This paper addresses recognition of human activities with stochastic structure, characterized by variable space-time arrangements of primitive actions, and conducted by a variable number of actors. We demonstrate that modeling aggregate counts of visual words is surprisingly expressive enough for such a challenging recognition task. An activity is represented by a sum-product network (SPN). SPN is a mixture of bags-of-words (BoWs) with exponentially many mixture components, where sub components are reused by larger ones. SPN consists of terminal nodes representing BoWs, and product and sum nodes organized in a number of layers. The products are aimed at encoding particular configurations of primitive actions, and the sums serve to capture their alternative configurations. The connectivity of SPN and parameters of BoW distributions are learned under weak supervision using the EM algorithm. SPN inference amounts to parsing the SPN graph, which yields the most probable explanation (MPE) of the video in terms of activity detection and localization. SPN inference has linear complexity in the number of nodes, under fairly general conditions, enabling fast and scalable recognition. A new Volleyball dataset is compiled and annotated for evaluation.Our classification accuracy and localization precision and recall are superior to those of the state-of-the-art on the benchmark and our Volleyball datasets. Paper Poster Code Dataset

under: Main Conference, Publications

Marine biologists commonly use underwater videos for their research on studying the behaviors of sea organisms.Their video analysis, however, is typically based on visual inspection. This incurs prohibitively large user costs, and severely limits the scope of biological studies. There is a need for developing vision algorithms that can address specific needs of marine biologists, such as fine-grained categorization of fish motion patterns. This is a difficult problem, because of very small inter-class and large intra-class differences between fish motion patterns. Our approach consists of three steps. First, we apply our new fish detector to identify and localize fish occurrences in each frame, under partial occlusion, and amidst dynamic texture patterns formed by whirls of sand on the sea bed. Then, we conduct tracking-by-detection. Given the similarity between fish detections,defined in terms of fish appearance and motion properties, we formulate fish tracking as transitively linking similar detections between every two consecutive frames,so as to maintain their unique track IDs. Finally, we extract histograms of fish displacements along the estimated tracks.The histograms are classified by the Random Forest technique to recognize distinct classes of fish motion patterns.Evaluation on challenging underwater videos demonstrates that our approach outperforms the state of the art. Paper Poster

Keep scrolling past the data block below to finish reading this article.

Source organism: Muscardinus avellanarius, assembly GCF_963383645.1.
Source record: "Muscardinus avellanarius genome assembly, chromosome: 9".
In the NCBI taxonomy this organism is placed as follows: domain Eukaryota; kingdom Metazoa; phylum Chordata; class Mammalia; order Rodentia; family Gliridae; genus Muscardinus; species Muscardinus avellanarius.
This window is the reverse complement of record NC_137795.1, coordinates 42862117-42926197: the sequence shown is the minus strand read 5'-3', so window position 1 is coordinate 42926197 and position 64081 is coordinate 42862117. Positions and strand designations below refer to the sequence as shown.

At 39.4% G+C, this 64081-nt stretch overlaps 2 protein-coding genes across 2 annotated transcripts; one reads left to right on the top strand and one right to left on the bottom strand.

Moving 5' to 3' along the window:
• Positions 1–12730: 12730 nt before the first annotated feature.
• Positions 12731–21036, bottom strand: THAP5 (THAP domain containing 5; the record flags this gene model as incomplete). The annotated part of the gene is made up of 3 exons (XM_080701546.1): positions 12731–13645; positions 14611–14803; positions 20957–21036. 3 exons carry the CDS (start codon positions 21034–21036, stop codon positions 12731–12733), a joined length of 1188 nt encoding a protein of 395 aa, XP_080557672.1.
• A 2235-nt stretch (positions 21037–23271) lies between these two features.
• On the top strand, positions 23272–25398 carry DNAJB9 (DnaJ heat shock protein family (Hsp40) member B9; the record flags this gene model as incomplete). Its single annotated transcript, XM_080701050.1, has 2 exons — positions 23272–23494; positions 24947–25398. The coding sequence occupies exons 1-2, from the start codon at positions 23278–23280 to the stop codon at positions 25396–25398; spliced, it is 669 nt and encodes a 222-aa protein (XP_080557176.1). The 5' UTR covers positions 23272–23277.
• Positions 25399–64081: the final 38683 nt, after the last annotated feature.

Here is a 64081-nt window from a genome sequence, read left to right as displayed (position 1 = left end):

under: Publications, Workshop

This is a theoretical paper that proves that probabilistic event logic (PEL) is MAP-equivalent to its conjunctive normal form (PEL-CNF). This allows us to address the NP-hard MAP inference for PEL in a principled manner.We first map the confidence-weighted formulas from a PEL knowledge base to PEL-CNF, and then conduct MAP inference for PEL-CNF using stochastic local search. Our MAP inference leverages the spanning-interval data structure for compactly representing and manipulating entire sets of time intervals without enumerating them. For experimental evaluation,we use the specific domain of volleyball videos. Our experiments demonstrate that the MAP inference for PEL-CNF successfully detects and localizes volleyball events in the face of different types of synthetic noise introduced in the ground-truth video annotations. Paper

under: Publications, Workshop